I watch Monsters a few weeks ago and thought it was really good and funnily enough the day after i watched it my dad started talking to me about a film he read about in a newspaper that was made for a budget close to what people are suggesting Monsters was made for. He couldn't remember the name of the film but it was clearly Monsters since it was about Aliens. Funny how DIY films are now in the mainstream and no longer are for filmmakers and tech enthusiasts.
Regarding the budget i haven't seen anything conclusive saying how much it cost to make. I have seen interviews with different people saying it cost 15000 for the equipment and the cast but then others have said that the production cost 500,000 not including post production.
December 12, 2010 at 5:37PM, Edited September 4, 7:54AM
The real point is how much can be done with so little money and by doing it yourself. Even if the movie cost $1,000,000 it would be impressive for what has been done.
It gives hope that you don't need a huge studio to do things at a massive scale. We all could have access to the same equipment that he did, we just need the talent and the dedication.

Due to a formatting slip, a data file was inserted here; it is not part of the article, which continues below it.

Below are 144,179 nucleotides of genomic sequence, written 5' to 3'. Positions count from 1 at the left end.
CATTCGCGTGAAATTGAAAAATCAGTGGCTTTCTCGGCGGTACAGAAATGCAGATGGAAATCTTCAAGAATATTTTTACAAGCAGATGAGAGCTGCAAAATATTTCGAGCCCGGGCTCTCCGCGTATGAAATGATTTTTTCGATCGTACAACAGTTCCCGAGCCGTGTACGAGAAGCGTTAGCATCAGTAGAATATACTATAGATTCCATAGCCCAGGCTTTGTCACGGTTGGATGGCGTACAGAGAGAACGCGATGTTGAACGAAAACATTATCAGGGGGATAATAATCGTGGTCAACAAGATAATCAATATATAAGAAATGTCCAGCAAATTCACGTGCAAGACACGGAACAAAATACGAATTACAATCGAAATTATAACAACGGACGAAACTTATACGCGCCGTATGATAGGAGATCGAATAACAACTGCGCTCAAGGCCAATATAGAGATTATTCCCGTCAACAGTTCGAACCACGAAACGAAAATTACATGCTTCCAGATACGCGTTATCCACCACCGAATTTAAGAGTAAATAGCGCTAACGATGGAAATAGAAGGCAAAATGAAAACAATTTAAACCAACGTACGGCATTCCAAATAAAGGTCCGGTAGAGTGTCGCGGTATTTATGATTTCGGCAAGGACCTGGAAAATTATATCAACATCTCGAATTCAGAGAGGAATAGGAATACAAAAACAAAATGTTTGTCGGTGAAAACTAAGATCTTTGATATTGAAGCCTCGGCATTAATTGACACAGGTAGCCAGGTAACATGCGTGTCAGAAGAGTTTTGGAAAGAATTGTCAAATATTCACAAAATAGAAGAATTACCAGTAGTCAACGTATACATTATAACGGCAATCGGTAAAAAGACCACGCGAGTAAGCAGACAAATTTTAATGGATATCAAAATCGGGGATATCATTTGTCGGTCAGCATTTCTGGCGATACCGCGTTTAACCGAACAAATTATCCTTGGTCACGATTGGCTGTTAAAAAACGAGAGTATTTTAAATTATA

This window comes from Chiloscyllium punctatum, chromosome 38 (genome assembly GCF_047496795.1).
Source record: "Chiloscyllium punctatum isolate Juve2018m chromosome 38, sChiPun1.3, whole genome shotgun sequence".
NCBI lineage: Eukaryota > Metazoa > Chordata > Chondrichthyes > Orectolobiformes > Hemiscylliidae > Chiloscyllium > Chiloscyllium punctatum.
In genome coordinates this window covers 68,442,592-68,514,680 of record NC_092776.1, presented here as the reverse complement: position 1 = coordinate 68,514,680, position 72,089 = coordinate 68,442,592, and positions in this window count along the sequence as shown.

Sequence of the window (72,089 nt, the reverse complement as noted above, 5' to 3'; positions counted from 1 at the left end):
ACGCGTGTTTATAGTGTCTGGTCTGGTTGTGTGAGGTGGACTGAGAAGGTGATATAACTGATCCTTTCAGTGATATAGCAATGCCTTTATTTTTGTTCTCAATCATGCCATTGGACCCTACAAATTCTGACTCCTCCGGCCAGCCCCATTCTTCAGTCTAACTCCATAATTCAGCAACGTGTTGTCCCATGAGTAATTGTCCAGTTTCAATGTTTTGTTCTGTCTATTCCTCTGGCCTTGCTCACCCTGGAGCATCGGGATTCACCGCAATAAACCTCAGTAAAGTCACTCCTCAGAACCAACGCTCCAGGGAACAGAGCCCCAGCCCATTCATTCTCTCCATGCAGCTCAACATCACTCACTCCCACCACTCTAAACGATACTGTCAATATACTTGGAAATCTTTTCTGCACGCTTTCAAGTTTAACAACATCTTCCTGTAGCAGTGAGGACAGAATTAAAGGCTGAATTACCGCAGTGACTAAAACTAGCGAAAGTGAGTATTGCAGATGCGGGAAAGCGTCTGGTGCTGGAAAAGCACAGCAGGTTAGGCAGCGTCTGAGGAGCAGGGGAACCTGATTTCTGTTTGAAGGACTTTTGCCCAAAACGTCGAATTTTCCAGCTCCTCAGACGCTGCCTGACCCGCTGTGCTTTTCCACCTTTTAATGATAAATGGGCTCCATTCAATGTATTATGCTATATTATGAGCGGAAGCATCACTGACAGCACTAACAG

Gareth Edwards has said in interviews that it definitely cost more than $15,000. He won't say how much but it is well above $100,000 based on the studio wanting him to spend more money and him pushing them to spend less.
December 12, 2010 at 6:01PM, Edited September 4, 7:54AM
Not taking anything away from Mr. Edwards, but people need to realize - before they get a "Hey! Gareth Edwards did it! So can I!" idea in their heads - that the man is a very, very accomplished digital effects specialist. His stuff looked great because he spent years, and years honing his skills as a digital specialist before deciding to pick up the camera to helm/direct a project. He didn't just decide "Hey. I think I'll make a movie today and get rich." while eating potato chips, looking at Sunday Night Football, and scratching his ass. He's been working quite a while at this.
December 12, 2010 at 7:48PM, Edited September 4, 7:54AM
I hope/expect that none of this site's readers would expect to make a movie and get rich while eating potato chips and watching SNL.
December 13, 2010 at 8:24AM, Edited September 4, 7:54AM
Amen to that. Great article.
October 16, 2012 at 4:18PM, Edited September 4, 7:54AM
Another interesting behind the scenes interview about the post work on Monsters. Very humble guy, considering everything he has achieved! Deserves success.
December 13, 2010 at 1:40AM, Edited September 4, 7:54AM
if I ever make something that's half as good as this looks like...
and I don't know how much the full budget was, but that on in the best buy video (best seen at 2:50) is the $20 ebay shoulder support with some added handles
it doesn't get any more DIY than that, other than making the handles yourself
the missing bit is the distribution, let's see how well they handle that one
December 13, 2010 at 2:55PM, Edited September 4, 7:54AM
wait, I can buy the bluray from amazon already?
once more: wow
December 13, 2010 at 2:57PM, Edited September 4, 7:54AM
ok, it's not really self-made, just done with a DIY mentality inside an indie studio, with indie distribution
very impressive and inspirational nontheless